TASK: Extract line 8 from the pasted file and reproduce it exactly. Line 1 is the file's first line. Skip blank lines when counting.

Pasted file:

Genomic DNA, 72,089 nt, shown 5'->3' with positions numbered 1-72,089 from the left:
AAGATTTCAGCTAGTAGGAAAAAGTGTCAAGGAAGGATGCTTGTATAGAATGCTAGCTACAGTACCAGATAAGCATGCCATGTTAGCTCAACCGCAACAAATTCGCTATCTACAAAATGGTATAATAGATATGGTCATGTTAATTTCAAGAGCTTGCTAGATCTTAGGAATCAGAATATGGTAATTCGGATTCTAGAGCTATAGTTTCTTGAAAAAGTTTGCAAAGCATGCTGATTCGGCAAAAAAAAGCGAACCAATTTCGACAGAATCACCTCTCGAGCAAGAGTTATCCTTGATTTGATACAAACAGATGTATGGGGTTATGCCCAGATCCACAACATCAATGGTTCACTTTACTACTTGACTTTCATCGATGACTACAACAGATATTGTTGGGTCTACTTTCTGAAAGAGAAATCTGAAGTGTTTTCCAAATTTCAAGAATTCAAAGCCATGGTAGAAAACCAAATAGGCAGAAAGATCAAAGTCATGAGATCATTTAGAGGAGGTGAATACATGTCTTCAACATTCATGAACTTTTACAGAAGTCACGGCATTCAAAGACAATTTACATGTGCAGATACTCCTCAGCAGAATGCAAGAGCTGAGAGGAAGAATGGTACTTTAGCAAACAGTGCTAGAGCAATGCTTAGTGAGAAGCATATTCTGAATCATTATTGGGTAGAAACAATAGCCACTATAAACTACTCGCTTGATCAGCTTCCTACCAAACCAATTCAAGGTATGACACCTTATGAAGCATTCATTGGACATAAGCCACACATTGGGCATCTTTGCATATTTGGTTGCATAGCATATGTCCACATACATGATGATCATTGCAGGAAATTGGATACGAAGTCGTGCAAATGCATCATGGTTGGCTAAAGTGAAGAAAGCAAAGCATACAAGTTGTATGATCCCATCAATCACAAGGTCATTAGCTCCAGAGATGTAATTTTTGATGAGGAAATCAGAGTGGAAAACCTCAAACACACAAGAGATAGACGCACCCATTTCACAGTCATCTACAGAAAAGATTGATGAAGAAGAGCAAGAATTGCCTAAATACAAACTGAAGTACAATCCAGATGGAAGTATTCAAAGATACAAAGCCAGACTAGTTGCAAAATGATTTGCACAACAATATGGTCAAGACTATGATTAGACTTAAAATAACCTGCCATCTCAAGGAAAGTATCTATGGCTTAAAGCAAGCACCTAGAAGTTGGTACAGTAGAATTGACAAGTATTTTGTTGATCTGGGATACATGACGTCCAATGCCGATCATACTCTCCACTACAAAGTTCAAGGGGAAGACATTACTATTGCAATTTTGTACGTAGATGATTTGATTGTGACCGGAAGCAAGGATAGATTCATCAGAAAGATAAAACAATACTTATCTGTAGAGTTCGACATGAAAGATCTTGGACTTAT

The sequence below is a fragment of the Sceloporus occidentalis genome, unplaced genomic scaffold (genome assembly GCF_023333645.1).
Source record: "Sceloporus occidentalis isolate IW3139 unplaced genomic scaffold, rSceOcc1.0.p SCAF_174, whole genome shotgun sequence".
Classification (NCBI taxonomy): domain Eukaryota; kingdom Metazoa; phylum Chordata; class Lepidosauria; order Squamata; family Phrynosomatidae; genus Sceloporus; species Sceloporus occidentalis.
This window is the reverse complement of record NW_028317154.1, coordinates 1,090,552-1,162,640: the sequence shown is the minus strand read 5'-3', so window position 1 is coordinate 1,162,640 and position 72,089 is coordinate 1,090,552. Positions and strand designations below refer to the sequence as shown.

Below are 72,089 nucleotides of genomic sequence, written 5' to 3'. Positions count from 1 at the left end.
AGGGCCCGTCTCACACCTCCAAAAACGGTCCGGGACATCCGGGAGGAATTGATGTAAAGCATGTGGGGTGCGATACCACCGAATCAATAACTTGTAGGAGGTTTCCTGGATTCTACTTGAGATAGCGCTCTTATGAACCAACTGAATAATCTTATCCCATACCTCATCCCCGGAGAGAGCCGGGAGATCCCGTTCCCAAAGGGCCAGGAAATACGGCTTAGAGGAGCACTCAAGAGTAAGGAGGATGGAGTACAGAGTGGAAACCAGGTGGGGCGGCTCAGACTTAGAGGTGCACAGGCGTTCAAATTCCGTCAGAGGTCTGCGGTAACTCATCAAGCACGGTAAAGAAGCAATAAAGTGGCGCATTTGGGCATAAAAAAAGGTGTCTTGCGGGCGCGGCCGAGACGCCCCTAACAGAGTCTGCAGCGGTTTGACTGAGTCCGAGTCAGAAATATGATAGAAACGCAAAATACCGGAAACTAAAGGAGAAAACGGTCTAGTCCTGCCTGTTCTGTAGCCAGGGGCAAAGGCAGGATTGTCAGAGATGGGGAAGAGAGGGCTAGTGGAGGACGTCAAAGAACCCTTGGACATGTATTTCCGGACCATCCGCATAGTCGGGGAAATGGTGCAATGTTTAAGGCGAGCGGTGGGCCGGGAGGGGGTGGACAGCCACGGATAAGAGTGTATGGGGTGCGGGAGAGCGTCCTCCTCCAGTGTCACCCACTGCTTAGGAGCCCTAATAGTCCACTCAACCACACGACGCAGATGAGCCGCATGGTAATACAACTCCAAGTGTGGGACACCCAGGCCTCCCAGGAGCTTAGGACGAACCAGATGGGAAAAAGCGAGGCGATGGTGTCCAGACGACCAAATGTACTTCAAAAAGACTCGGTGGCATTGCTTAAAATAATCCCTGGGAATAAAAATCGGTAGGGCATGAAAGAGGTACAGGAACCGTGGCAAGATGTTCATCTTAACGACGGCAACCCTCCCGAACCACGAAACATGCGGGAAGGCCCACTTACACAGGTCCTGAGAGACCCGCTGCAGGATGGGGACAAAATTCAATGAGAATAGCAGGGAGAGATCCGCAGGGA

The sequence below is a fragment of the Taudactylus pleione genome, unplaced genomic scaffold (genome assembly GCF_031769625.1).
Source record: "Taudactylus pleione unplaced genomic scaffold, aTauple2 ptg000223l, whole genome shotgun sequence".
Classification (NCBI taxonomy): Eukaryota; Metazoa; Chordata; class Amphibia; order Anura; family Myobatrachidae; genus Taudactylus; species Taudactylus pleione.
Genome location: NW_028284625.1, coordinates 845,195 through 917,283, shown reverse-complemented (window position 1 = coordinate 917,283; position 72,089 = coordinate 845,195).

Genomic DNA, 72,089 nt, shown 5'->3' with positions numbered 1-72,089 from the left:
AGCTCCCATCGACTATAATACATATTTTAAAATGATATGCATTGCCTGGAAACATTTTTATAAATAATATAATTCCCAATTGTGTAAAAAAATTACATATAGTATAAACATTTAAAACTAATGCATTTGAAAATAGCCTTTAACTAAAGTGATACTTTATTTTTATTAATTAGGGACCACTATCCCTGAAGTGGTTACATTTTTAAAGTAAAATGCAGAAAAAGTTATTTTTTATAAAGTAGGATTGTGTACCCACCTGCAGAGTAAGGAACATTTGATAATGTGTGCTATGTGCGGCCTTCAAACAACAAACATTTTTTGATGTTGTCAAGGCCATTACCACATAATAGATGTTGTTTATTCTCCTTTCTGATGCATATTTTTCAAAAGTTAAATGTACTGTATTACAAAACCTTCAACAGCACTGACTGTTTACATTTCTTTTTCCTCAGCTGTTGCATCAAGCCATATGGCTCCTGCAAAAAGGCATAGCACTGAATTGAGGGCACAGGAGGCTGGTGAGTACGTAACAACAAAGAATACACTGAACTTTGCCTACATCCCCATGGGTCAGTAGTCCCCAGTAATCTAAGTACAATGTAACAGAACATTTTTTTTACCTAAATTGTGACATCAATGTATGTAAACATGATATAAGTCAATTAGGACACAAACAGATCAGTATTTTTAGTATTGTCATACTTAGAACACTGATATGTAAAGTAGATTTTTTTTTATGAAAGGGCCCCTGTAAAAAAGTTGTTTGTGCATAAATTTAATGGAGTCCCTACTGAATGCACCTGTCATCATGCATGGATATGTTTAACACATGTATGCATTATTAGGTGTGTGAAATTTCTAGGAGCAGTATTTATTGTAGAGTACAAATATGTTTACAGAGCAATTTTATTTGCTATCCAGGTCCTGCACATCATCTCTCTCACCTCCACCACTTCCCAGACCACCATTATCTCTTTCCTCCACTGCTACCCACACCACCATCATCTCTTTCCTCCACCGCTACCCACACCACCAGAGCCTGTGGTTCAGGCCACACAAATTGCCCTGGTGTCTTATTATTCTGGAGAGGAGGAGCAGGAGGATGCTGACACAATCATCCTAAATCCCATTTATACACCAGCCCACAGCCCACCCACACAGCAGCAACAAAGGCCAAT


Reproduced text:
AGGGCCCGTCTCACACCTCCAAAAACGGTCCGGGACATCCGGGAGGAATTGATGTAAAGCATGTGGGGTGCGATACCACCGAATCAATAACTTGTAGGAGGTTTCCTGGATTCTACTTGAGATAGCGCTCTTATGAACCAACTGAATAATCTTATCCCATACCTCATCCCCGGAGAGAGCCGGGAGATCCCGTTCCCAAAGGGCCAGGAAATACGGCTTAGAGGAGCACTCAAGAGTAAGGAGGATGGAGTACAGAGTGGAAACCAGGTGGGGCGGCTCAGACTTAGAGGTGCACAGGCGTTCAAATTCCGTCAGAGGTCTGCGGTAACTCATCAAGCACGGTAAAGAAGCAATAAAGTGGCGCATTTGGGCATAAAAAAAGGTGTCTTGCGGGCGCGGCCGAGACGCCCCTAACAGAGTCTGCAGCGGTTTGACTGAGTCCGAGTCAGAAATATGATAGAAACGCAAAATACCGGAAACTAAAGGAGAAAACGGTCTAGTCCTGCCTGTTCTGTAGCCAGGGGCAAAGGCAGGATTGTCAGAGATGGGGAAGAGAGGGCTAGTGGAGGACGTCAAAGAACCCTTGGACATGTATTTCCGGACCATCCGCATAGTCGGGGAAATGGTGCAATGTTTAAGGCGAGCGGTGGGCCGGGAGGGGGTGGACAGCCACGGATAAGAGTGTATGGGGTGCGGGAGAGCGTCCTCCTCCAGTGTCACCCACTGCTTAGGAGCCCTAATAGTCCACTCAACCACACGACGCAGATGAGCCGCATGGTAATACAACTCCAAGTGTGGGACACCCAGGCCTCCCAGGAGCTTAGGACGAACCAGATGGGAAAAAGCGAGGCGATGGTGTCCAGACGACCAAATGTACTTCAAAAAGACTCGGTGGCATTGCTTAAAATAATCCCTGGGAATAAAAATCGGTAGGGCATGAAAGAGGTACAGGAACCGTGGCAAGATGTTCATCTTAACGACGGCAACCCTCCCGAACCACGAAACATGCGGGAAGGCCCACTTACACAGGTCCTGAGAGACCCGCTGCAGGATGGGGACAAAATTCAATGAGAATAGCAGGGAGAGATCCGCAGGGA